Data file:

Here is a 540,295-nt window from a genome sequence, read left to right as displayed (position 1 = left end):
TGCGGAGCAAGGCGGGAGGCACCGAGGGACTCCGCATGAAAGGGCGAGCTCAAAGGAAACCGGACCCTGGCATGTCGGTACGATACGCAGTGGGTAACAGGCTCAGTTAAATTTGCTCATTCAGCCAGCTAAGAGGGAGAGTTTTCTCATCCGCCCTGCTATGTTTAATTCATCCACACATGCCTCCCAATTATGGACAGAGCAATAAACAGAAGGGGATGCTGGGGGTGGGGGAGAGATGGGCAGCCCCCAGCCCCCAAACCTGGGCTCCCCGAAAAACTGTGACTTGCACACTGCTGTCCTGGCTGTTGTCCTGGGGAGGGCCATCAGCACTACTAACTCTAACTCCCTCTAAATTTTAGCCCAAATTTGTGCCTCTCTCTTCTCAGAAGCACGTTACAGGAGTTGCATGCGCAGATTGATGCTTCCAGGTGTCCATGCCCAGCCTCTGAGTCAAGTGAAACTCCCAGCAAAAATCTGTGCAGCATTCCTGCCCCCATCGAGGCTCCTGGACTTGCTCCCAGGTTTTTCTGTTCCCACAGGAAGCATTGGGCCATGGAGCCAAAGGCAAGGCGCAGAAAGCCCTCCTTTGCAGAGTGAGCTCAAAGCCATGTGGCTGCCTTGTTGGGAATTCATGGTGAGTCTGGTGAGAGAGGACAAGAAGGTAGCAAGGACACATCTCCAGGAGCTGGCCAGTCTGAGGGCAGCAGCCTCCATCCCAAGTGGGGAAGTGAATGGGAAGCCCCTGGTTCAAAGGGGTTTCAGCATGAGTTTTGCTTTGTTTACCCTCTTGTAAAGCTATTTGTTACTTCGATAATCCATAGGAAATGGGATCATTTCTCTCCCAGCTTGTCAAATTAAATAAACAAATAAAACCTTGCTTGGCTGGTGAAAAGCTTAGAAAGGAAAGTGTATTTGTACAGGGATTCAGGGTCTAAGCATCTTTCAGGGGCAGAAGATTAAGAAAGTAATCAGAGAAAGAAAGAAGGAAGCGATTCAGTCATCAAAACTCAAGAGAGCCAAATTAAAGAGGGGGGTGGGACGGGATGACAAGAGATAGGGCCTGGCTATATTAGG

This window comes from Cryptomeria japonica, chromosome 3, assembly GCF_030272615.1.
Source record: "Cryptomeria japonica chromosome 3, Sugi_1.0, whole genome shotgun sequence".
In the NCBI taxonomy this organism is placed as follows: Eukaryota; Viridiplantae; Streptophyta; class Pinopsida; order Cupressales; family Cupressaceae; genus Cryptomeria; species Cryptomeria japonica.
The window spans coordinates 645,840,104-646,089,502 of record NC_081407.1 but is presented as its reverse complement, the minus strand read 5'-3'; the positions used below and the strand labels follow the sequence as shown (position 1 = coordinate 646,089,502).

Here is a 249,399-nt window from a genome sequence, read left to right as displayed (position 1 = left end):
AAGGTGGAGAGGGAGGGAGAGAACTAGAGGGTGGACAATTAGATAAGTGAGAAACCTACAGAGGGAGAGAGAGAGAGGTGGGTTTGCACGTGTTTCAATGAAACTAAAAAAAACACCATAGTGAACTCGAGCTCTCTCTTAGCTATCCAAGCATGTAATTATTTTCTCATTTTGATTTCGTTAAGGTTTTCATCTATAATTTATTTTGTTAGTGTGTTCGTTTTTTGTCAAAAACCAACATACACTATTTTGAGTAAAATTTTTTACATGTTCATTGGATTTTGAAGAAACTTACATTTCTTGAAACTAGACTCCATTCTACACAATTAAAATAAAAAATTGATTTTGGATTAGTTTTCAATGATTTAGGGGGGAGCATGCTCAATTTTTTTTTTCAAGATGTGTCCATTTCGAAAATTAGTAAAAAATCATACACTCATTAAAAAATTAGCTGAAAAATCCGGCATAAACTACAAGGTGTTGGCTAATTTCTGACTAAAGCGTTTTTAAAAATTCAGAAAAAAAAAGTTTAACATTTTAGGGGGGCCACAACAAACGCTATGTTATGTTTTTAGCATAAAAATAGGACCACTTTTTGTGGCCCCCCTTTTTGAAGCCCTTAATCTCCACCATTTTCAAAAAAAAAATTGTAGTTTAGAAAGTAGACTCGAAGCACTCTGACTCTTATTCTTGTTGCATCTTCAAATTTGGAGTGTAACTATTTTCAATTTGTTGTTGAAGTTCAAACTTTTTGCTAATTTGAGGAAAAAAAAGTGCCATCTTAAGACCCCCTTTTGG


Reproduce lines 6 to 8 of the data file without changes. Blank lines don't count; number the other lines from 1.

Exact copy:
The window spans coordinates 645,840,104-646,089,502 of record NC_081407.1 but is presented as its reverse complement, the minus strand read 5'-3'; the positions used below and the strand labels follow the sequence as shown (position 1 = coordinate 646,089,502).

Here is a 249,399-nt window from a genome sequence, read left to right as displayed (position 1 = left end):
AAGGTGGAGAGGGAGGGAGAGAACTAGAGGGTGGACAATTAGATAAGTGAGAAACCTACAGAGGGAGAGAGAGAGAGGTGGGTTTGCACGTGTTTCAATGAAACTAAAAAAAACACCATAGTGAACTCGAGCTCTCTCTTAGCTATCCAAGCATGTAATTATTTTCTCATTTTGATTTCGTTAAGGTTTTCATCTATAATTTATTTTGTTAGTGTGTTCGTTTTTTGTCAAAAACCAACATACACTATTTTGAGTAAAATTTTTTACATGTTCATTGGATTTTGAAGAAACTTACATTTCTTGAAACTAGACTCCATTCTACACAATTAAAATAAAAAATTGATTTTGGATTAGTTTTCAATGATTTAGGGGGGAGCATGCTCAATTTTTTTTTTCAAGATGTGTCCATTTCGAAAATTAGTAAAAAATCATACACTCATTAAAAAATTAGCTGAAAAATCCGGCATAAACTACAAGGTGTTGGCTAATTTCTGACTAAAGCGTTTTTAAAAATTCAGAAAAAAAAAGTTTAACATTTTAGGGGGGCCACAACAAACGCTATGTTATGTTTTTAGCATAAAAATAGGACCACTTTTTGTGGCCCCCCTTTTTGAAGCCCTTAATCTCCACCATTTTCAAAAAAAAAATTGTAGTTTAGAAAGTAGACTCGAAGCACTCTGACTCTTATTCTTGTTGCATCTTCAAATTTGGAGTGTAACTATTTTCAATTTGTTGTTGAAGTTCAAACTTTTTGCTAATTTGAGGAAAAAAAAGTGCCATCTTAAGACCCCCTTTTGG